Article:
Nineteen minutes. That’s how long the average victim of a Russian state-sponsored hacking group has to react before the initial penetration of a network becomes wider access, theft, and destruction, according to data published today by computer security company CrowdStrike.
A new U.S. intelligence report warns that both China and Russia are investing in weapons that could attack U.S. satellites and assets in space, and that both nations are now preparing to use space as a battlefield. Last month, the Defense Intelligence Agency released a report about China's military capabilities, warning that the Asian country was making advances in counterspace technology that could threaten U.S. satellites responsible for communications, reconnaissance, GPS and early warnings of missile launches.
China and Russia are likely building high-powered lasers that can shoot down US satellites, according to a new Pentagon report. Both countries are developing an arsenal of anti-satellite weaponry including missiles, cyber attacks, and "directed energy weapons," according to the US Defense Intelligence Agency.
Russian President Vladimir Putin has instructed his government to create a national strategy for research into and development of artificial intelligence, according to state media. The order follows a year of various efforts to better coordinate Russian government, academic, and private-sector work on AI. Delivered Thursday in a list of instructions approved by Putin following a Jan. 15 meeting of the supervisory board of the Agency for Strategic Initiatives, the order sets a delivery deadline of Feb. 25, TASS reported.
Russian hackers have recently been linked to cyberattacks targeting critical infrastructure in other countries, raising concerns about the nation’s ability to target U.S. utilities.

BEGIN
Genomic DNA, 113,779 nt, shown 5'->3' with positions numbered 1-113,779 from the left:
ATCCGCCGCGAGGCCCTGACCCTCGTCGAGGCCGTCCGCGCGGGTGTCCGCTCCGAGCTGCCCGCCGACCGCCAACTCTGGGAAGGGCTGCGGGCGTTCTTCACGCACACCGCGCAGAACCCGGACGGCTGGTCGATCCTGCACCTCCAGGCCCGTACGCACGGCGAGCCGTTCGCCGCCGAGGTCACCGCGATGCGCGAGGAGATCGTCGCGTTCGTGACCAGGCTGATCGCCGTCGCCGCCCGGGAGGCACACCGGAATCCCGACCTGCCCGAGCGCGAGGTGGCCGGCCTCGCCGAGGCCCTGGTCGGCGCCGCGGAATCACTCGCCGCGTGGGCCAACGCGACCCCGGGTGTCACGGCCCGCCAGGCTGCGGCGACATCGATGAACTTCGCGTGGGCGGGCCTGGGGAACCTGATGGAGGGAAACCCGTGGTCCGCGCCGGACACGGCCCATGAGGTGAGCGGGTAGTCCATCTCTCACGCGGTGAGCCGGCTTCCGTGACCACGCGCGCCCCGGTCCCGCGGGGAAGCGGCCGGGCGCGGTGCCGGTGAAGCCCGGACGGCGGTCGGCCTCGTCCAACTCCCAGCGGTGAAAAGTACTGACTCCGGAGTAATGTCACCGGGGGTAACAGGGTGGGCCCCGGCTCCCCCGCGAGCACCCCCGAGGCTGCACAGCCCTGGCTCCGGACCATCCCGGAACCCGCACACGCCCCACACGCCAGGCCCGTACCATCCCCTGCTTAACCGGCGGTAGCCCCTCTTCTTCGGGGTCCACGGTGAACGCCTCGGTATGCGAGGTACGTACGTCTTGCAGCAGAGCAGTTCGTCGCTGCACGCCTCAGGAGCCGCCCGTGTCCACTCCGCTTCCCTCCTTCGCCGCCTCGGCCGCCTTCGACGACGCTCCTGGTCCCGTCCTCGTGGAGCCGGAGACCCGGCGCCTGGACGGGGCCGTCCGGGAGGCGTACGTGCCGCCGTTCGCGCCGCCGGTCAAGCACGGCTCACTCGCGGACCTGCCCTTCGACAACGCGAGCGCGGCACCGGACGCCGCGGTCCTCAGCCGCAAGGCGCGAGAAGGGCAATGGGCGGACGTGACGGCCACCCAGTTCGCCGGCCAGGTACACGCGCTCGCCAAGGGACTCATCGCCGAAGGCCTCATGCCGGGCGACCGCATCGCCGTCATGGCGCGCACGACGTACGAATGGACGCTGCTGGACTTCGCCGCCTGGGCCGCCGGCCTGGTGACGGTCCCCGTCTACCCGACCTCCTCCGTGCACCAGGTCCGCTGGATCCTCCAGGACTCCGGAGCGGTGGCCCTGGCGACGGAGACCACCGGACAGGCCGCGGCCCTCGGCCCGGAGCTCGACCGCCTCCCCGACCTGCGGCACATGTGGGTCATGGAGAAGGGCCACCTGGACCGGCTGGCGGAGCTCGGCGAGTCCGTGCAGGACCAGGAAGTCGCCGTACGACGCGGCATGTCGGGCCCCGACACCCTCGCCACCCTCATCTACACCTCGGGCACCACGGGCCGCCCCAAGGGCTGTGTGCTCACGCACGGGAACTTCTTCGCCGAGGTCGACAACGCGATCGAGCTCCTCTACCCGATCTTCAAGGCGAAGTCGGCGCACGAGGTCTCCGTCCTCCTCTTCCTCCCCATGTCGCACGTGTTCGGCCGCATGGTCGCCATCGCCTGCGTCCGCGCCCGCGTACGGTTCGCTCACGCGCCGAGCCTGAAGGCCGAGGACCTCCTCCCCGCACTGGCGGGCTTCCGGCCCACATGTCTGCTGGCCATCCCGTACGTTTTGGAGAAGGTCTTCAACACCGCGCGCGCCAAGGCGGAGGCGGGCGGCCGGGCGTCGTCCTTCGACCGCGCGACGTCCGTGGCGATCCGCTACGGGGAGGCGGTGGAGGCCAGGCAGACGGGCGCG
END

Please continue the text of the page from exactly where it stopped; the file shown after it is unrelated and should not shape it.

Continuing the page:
A never-before-seen missile photographed last month on a Russian MiG-31 interceptor is believed to be a mock-up of an anti-satellite weapon that will be ready for warfare by 2022, three sources with direct knowledge of a U.S. intelligence report say. The Russian anti-satellite weapon, which is attached to a space launch vehicle, is expected to target communication and imagery satellites in low Earth orbit...
Russian hacker forums cater to business transactions while Chinese hacktivism is rooted in allegiance to country, according to a new report from Recorded Future, a threat intelligence firm. China’s first hacker groups popped up in the late 1990s, triggered by anti-Chinese riots in Indonesia, the report said. Originally nationalistic discussion boards, they eventually evolved into the initial wave of Chinese hacking groups: the Green Army, China Eagle Union, and Hongke (or Honker) Union, Recorded Future added.
Energy Secretary Rick Perry on Thursday applauded Russia for its moves to boost oil production in advance of the reimposition of U.S. tariffs against Iran. Perry was in Moscow to meet with Russian Energy Minister Alexander Novak to discuss world oil markets.
While size and power constraints are hindering the realization of militaries’ most ambitious Iron Man dreams, more modest exoskeleton suits are moving closer to real-world use. The U.S. Army is experimenting with two exoskeleton designs at the Natick Soldier Systems Center in Massachusetts. These won’t protect soldiers from enemy fire but they will help soldiers carry more stuff for longer. And they’ll likely be on the battlefield far sooner.